Credit: Icon Sportswire via Getty Images

Daly has often been competitive enough with any teammates, albeit VeeKay has finished ahead of him in the championship in each of the last three seasons. However, this serves as more of a representation of VeeKay’s talent, which has seen him linked to some of the series’ leading outfits. There is the caveat of the limbo of shuttling between teams for Daly.

It very much seems that the decision to get rid of Daly ahead of the Sonsio Grand Prix at Road America has come on the grounds of the start to this year, and if that is the case, you could viably suggest he has almost been made a scapegoat for collective underperformance at the team. Even 2021 race-winner VeeKay has generally struggled for performance.

The fact that neither car is performing well would appear more of a reflection on the technical changes that Carpenter has mentioned, with it significantly misjudged to infer that Daly is holding the team back. Both drivers have equally been victims of a substandard package.

Daly’s future was always going to be assessed at the end of the season given a number of driver moves are likely in the off-season. But the choice to make the decision to cut ties with Daly mid-season surely risks more uncertainty for the team as a new driver, announced as being Ryan Hunter-Reay, has to bed in instantly.

Hunter-Reay obviously has vast experience, winning the championship in 2012 with Andretti Autosport. But he hasn’t had a full-time drive since 2021, when a significant drop-off reached its climax with a 17th-place championship finish (one place ahead of Daly) for one of IndyCar’s powerhouses - 199 points behind leading teammate Colton Herta.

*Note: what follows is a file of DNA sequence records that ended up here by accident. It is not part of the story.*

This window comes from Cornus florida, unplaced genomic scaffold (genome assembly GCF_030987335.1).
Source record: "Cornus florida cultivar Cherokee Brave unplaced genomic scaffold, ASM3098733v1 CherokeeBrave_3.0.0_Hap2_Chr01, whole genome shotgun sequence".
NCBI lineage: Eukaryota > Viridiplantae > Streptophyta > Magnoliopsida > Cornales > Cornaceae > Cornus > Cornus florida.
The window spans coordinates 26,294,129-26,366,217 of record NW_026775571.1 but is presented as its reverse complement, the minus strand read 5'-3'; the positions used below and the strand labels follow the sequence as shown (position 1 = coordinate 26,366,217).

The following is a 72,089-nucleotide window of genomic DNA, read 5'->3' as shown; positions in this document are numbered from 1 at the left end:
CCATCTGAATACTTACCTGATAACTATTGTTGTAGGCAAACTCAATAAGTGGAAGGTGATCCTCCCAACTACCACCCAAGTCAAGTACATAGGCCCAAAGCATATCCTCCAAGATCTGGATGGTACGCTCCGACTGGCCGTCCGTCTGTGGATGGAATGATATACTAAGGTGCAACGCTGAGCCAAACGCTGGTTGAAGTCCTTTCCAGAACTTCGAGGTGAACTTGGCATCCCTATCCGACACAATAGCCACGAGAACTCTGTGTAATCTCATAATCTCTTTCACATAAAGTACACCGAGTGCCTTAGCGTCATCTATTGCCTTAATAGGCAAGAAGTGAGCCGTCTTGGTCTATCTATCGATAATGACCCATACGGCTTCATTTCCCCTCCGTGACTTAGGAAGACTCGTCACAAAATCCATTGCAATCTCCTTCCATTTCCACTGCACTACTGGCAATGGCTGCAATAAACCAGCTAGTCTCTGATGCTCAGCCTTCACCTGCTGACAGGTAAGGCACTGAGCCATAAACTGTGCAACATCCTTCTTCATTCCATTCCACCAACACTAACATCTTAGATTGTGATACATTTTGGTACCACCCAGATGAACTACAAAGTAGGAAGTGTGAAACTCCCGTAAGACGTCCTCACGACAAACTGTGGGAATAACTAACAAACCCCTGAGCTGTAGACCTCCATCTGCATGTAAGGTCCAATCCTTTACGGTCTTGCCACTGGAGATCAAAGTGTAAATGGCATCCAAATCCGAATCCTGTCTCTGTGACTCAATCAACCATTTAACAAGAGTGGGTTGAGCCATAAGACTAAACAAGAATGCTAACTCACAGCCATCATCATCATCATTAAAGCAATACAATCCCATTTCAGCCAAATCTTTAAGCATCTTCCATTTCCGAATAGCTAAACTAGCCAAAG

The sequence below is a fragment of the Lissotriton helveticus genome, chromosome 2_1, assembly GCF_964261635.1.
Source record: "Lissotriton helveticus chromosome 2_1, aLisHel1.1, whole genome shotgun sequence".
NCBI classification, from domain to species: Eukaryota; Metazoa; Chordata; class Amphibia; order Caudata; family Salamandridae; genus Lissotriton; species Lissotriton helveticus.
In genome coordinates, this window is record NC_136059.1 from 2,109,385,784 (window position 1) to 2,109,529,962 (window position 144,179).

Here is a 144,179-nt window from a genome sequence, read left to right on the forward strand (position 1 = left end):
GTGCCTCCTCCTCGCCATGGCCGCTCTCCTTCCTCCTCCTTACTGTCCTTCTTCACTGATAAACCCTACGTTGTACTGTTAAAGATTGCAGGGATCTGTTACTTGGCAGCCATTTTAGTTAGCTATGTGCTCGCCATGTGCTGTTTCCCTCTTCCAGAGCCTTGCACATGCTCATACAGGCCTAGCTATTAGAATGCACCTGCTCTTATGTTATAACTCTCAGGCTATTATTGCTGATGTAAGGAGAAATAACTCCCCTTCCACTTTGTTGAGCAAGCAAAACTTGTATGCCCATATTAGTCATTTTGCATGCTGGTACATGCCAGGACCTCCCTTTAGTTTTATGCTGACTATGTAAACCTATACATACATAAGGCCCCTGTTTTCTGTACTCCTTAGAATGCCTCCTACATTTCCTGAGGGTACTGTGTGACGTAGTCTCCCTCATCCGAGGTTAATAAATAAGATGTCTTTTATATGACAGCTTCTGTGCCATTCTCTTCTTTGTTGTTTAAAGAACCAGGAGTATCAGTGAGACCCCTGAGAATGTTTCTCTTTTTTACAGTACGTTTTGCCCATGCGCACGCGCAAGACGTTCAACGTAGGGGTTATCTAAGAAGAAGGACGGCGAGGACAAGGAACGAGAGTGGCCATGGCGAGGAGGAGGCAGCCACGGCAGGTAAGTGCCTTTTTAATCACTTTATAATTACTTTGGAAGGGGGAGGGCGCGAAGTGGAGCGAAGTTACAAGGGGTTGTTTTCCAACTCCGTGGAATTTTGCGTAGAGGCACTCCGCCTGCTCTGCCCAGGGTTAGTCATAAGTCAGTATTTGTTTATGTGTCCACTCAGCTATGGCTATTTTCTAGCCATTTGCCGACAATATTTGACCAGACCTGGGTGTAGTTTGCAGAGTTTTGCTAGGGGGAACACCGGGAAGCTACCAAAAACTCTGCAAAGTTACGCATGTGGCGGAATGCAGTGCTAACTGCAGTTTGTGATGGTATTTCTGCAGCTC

Credit: Icon Sportswire via Getty Images

Daly isn’t only a loss on the track but a loss off it too. He is a personality invaluable to IndyCar - an outgoing person that epitomises what is so good about the field in the series. He is a man of the people, with a whole litany of stories about going above and beyond to give his time to fans to ensure the drivers remain connected to those that support them.

Daly even launched this year’s Indy 500 livery virtually in the BitNile metaverse, where fans could join as characters to witness the launch as though they were present. And what’s more? Daly was his own character inside that metaverse, with fans able to interact and speak to him.

He is more than just being marketable - also a pioneer within IndyCar to ensure they market the series in a way that attracts new viewers to the unrivalled racing product. On his own podcast, called Speed Street, he speaks incessantly about how to grow IndyCar. He is an advocate for the series more staunch than anyone else.

He has genuine passion, and IndyCar is worse off with Daly not having a drive.

For a whole host of reasons, Daly having lost his seat with ECR stings. The IndyCar community has almost been in mourning, such is the affection towards the Indiana-born driver. But in his own words on Twitter: “I am NOT done yet.”

Here’s hoping he can find his way back into the series.